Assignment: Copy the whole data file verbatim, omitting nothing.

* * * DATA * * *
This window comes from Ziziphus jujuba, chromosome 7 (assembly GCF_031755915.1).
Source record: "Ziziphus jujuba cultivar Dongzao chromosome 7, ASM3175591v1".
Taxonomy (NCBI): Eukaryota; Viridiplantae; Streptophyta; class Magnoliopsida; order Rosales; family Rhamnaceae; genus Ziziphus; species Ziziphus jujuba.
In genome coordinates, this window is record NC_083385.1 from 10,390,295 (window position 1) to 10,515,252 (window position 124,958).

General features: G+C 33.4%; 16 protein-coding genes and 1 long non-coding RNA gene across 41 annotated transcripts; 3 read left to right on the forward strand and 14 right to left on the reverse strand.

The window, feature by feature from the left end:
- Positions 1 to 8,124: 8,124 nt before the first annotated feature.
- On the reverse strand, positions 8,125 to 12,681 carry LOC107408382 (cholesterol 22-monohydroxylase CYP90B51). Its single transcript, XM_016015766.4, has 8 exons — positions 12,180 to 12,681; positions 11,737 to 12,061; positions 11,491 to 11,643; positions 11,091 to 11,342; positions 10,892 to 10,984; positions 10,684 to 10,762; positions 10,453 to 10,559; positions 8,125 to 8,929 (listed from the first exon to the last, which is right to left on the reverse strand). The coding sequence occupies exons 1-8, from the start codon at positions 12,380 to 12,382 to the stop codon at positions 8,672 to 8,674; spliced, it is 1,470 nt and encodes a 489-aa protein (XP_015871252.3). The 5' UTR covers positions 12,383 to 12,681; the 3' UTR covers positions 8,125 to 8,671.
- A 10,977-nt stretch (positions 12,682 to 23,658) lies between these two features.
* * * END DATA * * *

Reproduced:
This window comes from Ziziphus jujuba, chromosome 7 (assembly GCF_031755915.1).
Source record: "Ziziphus jujuba cultivar Dongzao chromosome 7, ASM3175591v1".
Taxonomy (NCBI): Eukaryota; Viridiplantae; Streptophyta; class Magnoliopsida; order Rosales; family Rhamnaceae; genus Ziziphus; species Ziziphus jujuba.
In genome coordinates, this window is record NC_083385.1 from 10,390,295 (window position 1) to 10,515,252 (window position 124,958).

General features: G+C 33.4%; 16 protein-coding genes and 1 long non-coding RNA gene across 41 annotated transcripts; 3 read left to right on the forward strand and 14 right to left on the reverse strand.

The window, feature by feature from the left end:
- Positions 1 to 8,124: 8,124 nt before the first annotated feature.
- On the reverse strand, positions 8,125 to 12,681 carry LOC107408382 (cholesterol 22-monohydroxylase CYP90B51). Its single transcript, XM_016015766.4, has 8 exons — positions 12,180 to 12,681; positions 11,737 to 12,061; positions 11,491 to 11,643; positions 11,091 to 11,342; positions 10,892 to 10,984; positions 10,684 to 10,762; positions 10,453 to 10,559; positions 8,125 to 8,929 (listed from the first exon to the last, which is right to left on the reverse strand). The coding sequence occupies exons 1-8, from the start codon at positions 12,380 to 12,382 to the stop codon at positions 8,672 to 8,674; spliced, it is 1,470 nt and encodes a 489-aa protein (XP_015871252.3). The 5' UTR covers positions 12,383 to 12,681; the 3' UTR covers positions 8,125 to 8,671.
- A 10,977-nt stretch (positions 12,682 to 23,658) lies between these two features.